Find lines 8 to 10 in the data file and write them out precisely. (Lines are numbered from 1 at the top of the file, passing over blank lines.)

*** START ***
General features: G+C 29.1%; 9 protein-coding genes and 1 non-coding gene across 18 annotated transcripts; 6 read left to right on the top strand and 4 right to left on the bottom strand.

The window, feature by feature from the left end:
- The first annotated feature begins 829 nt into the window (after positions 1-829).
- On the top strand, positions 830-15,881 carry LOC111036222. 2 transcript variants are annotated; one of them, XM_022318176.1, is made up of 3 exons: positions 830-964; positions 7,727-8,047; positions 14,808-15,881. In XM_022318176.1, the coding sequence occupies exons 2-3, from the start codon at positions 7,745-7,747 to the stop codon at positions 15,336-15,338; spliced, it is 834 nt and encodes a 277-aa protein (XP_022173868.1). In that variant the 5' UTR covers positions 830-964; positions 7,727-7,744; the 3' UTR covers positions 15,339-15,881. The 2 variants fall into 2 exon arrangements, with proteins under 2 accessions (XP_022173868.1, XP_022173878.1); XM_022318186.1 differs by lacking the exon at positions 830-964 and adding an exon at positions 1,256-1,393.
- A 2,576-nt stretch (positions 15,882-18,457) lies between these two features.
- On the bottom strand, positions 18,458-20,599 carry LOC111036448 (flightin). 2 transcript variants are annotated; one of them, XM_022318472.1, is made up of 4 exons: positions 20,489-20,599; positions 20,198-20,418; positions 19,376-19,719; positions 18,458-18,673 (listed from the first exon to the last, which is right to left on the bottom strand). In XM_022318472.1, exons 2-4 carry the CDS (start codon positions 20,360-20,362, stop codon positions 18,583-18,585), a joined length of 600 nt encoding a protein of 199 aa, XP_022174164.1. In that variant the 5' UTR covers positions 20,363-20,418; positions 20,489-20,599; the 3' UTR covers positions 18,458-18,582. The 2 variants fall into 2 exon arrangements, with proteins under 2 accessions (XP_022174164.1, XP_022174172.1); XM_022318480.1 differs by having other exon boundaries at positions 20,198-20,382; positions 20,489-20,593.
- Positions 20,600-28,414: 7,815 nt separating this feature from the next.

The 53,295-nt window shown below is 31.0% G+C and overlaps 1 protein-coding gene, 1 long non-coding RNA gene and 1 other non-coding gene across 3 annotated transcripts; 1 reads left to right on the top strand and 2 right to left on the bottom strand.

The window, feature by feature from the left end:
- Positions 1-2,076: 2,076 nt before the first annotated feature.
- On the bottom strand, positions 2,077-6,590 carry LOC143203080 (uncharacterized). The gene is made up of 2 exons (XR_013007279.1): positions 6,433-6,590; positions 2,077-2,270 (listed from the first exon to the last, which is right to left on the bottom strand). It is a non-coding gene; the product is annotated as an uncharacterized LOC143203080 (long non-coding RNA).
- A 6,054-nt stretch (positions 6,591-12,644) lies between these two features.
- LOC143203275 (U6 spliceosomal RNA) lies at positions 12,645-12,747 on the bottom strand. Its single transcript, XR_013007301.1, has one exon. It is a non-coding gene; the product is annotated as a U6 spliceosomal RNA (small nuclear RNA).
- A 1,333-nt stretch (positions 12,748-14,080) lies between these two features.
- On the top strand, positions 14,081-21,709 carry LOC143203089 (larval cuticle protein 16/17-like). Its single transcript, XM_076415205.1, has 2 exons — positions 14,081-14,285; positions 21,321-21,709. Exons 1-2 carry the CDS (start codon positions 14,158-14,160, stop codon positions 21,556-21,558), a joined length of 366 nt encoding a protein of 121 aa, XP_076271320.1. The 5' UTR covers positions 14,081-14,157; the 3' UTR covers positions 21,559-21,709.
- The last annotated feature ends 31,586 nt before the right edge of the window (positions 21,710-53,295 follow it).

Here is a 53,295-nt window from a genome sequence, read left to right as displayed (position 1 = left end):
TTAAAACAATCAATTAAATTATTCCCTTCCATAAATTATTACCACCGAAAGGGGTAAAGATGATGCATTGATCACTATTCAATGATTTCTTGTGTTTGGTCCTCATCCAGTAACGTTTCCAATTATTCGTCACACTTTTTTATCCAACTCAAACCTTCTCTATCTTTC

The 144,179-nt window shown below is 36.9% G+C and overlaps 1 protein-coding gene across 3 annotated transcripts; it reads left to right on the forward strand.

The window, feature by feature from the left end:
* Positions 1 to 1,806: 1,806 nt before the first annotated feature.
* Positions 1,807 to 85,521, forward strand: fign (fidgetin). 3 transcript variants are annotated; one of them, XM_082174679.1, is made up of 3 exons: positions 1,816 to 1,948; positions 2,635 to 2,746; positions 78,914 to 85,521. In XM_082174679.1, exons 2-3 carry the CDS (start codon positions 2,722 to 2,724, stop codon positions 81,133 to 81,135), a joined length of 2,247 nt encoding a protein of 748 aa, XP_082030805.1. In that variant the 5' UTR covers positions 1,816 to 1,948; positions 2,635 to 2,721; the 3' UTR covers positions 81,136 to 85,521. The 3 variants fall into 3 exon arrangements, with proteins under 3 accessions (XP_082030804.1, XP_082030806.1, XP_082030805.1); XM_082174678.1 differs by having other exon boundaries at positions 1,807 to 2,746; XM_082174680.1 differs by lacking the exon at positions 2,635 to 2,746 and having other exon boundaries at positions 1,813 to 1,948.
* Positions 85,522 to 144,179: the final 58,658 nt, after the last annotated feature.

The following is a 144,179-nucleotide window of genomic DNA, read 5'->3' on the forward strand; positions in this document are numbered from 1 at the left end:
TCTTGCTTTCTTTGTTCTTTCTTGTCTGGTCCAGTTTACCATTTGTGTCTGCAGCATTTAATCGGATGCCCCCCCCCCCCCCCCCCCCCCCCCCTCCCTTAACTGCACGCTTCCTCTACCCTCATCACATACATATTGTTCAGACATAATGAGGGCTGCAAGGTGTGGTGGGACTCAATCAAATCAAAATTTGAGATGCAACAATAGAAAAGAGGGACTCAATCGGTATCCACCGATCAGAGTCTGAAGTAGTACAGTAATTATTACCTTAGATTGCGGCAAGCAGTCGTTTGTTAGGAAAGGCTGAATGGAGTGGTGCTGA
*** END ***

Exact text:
The 53,295-nt window shown below is 31.0% G+C and overlaps 1 protein-coding gene, 1 long non-coding RNA gene and 1 other non-coding gene across 3 annotated transcripts; 1 reads left to right on the top strand and 2 right to left on the bottom strand.

The window, feature by feature from the left end:
- Positions 1-2,076: 2,076 nt before the first annotated feature.